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Adele, Lady Charles Cavendish (born Adele Marie Austerlitz; September 10, 1896 – January 25, 1981), was an American dancer, stage actress and singer. She was Fred Astaire's elder sister, and his partner in a 27-year career in vaudeville and theater, beginning when he was five and she was eight.

Adele Astaire
Adele Astaire in 1919.jpg
Adele Astaire, 1919
Adele Marie Austerlitz

(1896-09-10)September 10, 1896
DiedJanuary 25, 1981(1981-01-25) (aged 84)
OccupationDancer, entertainer
Lord Charles Cavendish
(m. 1932; died 1944)

Kingman Douglass
(m. 1947; died 1971)
RelativesFred Astaire (brother)


Early life and vaudeville (1896—1917)Edit

Adele and her brother Fred in 1906

Adele Marie Austerlitz was born on September 10, 1896, in Omaha, Nebraska.[1] Her parents were Johanna "Ann" Geilus, an American-born Lutheran of German descent, and Frederic "Fritz" Austerlitz, an Austrian-born Roman Catholic of Jewish descent.[2] Adele's younger brother, Fred, was born two years after her.[1]

When Adele was eight and Fred was five, a teacher's suggestion that the two children might have a stage career if trained for it prompted the family to move from Omaha to New York, though the father returned to Omaha to work. Adele, Fred and their mother lived in a boardinghouse, and the children began attending the Alviene Master School of the Theatre and Academy of Cultural Arts.[3] They adopted the more American-sounding name 'Astaire' after trying several variations on the original family surname.[4]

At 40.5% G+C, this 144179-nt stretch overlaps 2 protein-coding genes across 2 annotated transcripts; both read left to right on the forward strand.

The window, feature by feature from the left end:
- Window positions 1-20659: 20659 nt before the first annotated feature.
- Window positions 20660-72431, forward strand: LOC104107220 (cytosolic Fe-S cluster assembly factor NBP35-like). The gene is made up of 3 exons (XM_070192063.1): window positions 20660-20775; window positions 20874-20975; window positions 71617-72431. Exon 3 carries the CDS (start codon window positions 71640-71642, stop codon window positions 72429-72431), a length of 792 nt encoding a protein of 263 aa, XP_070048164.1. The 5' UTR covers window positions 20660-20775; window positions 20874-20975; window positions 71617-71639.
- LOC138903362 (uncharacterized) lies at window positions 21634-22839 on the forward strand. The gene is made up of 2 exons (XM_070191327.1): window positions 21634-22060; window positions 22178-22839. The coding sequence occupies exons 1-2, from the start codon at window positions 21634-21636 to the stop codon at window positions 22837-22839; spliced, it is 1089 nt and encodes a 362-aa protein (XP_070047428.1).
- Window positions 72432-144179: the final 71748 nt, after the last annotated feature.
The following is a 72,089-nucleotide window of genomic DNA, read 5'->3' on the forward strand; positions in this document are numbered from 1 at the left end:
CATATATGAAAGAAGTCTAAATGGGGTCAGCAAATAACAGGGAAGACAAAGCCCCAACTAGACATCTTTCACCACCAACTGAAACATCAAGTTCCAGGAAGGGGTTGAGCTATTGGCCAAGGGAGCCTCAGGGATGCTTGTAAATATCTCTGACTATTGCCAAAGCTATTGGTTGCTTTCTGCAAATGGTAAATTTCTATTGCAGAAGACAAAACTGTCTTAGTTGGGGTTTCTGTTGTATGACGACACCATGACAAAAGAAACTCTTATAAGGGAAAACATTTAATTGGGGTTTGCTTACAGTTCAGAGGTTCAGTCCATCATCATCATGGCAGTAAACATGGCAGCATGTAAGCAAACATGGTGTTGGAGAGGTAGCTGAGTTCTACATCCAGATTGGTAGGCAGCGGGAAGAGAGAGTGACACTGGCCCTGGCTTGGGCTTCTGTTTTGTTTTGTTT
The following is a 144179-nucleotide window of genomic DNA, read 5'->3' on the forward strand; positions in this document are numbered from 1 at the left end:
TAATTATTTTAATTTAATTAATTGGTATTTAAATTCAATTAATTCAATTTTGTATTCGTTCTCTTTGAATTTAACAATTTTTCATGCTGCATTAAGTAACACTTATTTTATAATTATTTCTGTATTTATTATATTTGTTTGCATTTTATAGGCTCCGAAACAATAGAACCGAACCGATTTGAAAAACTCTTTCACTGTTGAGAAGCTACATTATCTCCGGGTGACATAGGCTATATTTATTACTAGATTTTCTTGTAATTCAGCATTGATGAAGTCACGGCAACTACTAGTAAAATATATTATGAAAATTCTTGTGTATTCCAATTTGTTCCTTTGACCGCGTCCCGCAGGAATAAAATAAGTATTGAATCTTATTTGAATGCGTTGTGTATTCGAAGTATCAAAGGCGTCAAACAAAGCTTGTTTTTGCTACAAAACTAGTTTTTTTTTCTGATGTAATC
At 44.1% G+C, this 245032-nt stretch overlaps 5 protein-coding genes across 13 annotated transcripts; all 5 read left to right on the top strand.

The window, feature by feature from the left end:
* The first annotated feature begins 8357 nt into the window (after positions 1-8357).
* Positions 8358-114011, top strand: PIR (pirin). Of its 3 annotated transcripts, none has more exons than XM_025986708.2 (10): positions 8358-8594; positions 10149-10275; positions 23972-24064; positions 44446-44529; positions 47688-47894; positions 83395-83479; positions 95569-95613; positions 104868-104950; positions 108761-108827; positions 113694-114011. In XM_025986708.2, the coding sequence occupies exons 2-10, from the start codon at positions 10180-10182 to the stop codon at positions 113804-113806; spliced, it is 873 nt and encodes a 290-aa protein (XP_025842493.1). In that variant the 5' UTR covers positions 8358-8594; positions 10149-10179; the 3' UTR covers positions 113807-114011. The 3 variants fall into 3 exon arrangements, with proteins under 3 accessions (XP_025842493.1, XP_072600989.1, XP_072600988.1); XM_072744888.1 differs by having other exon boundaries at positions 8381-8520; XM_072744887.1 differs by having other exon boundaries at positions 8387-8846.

In 1905, Adele Astaire began a successful vaudeville act with Fred.[5] Claude Alvienne helped them create a brother and sister act.[6] Their mother homeschooled the siblings herself most of the time, aside from a brief stint in New Jersey, when Adele and Fred were enrolled in regular school for a year. The adolescent Adele had grown so tall at the time that her smaller, younger brother – still catching up in height – looked silly dancing with her.[7]

As they grew older, the contrasting personalities of the siblings grew more distinct. Astaire was a "perennial live wire": lively, talented, and known for her raw frankness – along with her colourful swearing. Fred, the hardworking perfectionist, was quieter and constantly anxious about all the details of their day-to-day work.[8] While Fred might come to a venue two hours early to finish preparing for their show, Adele was more likely to arrive only a handful of minutes before she was due onstage.[9]

Broadway career (1917—1932)Edit

Adele with her brother Fred Astaire in 1921

After 1917, they developed it into a celebrated adult career on Broadway[10] and, beginning in 1923, on the London stage.[11] Peter Pan creator J. M. Barrie asked Astaire to play his creation; contractual reasons forced her to turn down the part.[12]